Creatives who use Windows computers, tablets and phones have traditionally complained of feeling like poor cousins to their Mac-loving counterparts. Which means we often get it in the ear: whenever we post about a new tool that’s not available for Windows, our Facebook comments are full of complaints and a general sense of abandonment.
But don’t shoot the messenger: we don’t make tools, we just write about them. And right now, we actually have some good news for users of Windows devices: in the last few weeks, there’s been a flurry of great new Windows tools to try out.
But have we missed one? If there’s another Windows tool for designers you feel we should be telling people about, please let us know in the comments!
01. Adobe XD (opens in new tab)
- Price: Free
Adobe’s big answer to Sketch and Invision apps, the interface prototyping tool Experience Design (XD for short), finally arrived on Windows 10 this December. It’s not the exact same app, as Adobe explains in (opens in new tab), but a new app fully customised for the capabilities of Windows hardware.
That doesn’t quite tell the whole story, though: it’s actually quite a basic version of XD rather than the full version of Mac users can enjoy, with a number of key features missing. For example, Layers Support is not yet available, you can’t share an Adobe XD file from the app, and you can’t record the Preview screen. But at least Adobe promises to catch up as soon as it can. You can read more about the new release (opens in new tab).
02. Affinity Photo (opens in new tab)
- Price: £29.99
Last month, the award-winning Mac alternative to Photoshop, Affinity Photo, finally became available for Windows to try out too. And the good news is that this Windows version has all the features of the Mac version.
This including real-time results, non-destructive editing, RAW processing and end-to-end colour management. In fact, this Windows release even includes the new features of the recent 1.5 Mac update, such as advanced HDR exposure blending, 360-degree image editing, tone mapping, and batch processing.
You can learn more about Affinity Photo for Windows (opens in new tab).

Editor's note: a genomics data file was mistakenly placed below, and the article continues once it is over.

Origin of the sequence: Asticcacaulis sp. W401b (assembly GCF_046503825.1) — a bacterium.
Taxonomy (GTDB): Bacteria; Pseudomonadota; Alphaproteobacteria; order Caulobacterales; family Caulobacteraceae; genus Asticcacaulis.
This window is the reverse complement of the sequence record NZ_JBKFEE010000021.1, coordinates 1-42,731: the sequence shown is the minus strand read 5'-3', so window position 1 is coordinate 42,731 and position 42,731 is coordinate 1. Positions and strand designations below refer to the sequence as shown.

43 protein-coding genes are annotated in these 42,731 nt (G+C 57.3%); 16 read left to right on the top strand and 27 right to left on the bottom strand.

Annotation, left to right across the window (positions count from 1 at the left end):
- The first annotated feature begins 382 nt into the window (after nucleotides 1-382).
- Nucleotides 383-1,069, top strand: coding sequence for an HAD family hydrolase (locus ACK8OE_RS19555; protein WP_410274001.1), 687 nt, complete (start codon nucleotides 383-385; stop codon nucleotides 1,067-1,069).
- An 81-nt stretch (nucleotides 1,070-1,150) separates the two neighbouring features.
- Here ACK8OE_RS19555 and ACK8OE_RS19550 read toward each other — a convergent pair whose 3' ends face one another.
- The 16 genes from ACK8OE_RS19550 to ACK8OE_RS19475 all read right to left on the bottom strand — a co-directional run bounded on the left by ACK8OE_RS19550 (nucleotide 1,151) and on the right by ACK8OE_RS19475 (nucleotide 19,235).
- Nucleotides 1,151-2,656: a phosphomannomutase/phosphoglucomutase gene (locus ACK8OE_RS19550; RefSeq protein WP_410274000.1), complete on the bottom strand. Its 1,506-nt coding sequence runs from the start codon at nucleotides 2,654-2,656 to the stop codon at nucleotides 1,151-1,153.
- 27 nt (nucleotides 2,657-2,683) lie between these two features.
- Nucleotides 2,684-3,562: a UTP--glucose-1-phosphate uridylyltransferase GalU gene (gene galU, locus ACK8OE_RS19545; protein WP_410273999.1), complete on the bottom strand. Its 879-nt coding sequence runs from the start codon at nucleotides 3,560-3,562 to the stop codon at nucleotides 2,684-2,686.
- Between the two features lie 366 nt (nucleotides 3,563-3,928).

03. Affinity Designer (opens in new tab)
- Price: £39.99
Following the successful launch of Affinity Photo on Windows, makers Serif followed up this month by releasing a Windows version of its Adobe Illustrator rival, Affinity Designer.
Again, this new Windows version matches its Mac counterpart feature for feature, including a vector and pixel editing toolset, 10 million percent zoom, and non-destructive effects and adjustment layers.
As with Affinity Photo, Serif stresses that the Windows version of Affinity Designer shares exactly the same back-end as the Mac version, so you can switch assets between both tools on both platforms with confidence. You can learn more about the release (opens in new tab).
04. Project Felix (opens in new tab)
- Price: Free as part of Creative Cloud subscription
First announced by Adobe at its MAX conference in San Diego this November, Project Felix is a clever new compositing tool for graphic designers. It enables you to combine 2D images with 3D assets like materials, models and lights into a single, photorealistic image; all without any knowledge of 3D software.
Released this month for both Mac and Windows, the tool uses advanced machine learning algorithms to adjust things like lighting automatically to create a realistic looking composite. It also automatically links up to Adobe Stock to allow you to purchase and import assets directly from within the software. You can learn more about the release (opens in new tab).
05. 3D Builder (opens in new tab)
Already available for Windows PC and Windows Holographic, 3D Builder was released this month for Windows 10 Mobile and XBox too. So what is it?
Quite simply, it’s a Microsoft app aimed at making 3D printing easy for non-techies. It lets you scan, view, personalize and print 3D models, as well as harnessing your phone’s camera in order to create digital 3D models from real objects.
You don’t even need to have a 3D printer of your own; you can just send your files to Microsoft’s preferred 3D printing service, i.materialise.com, from within the app.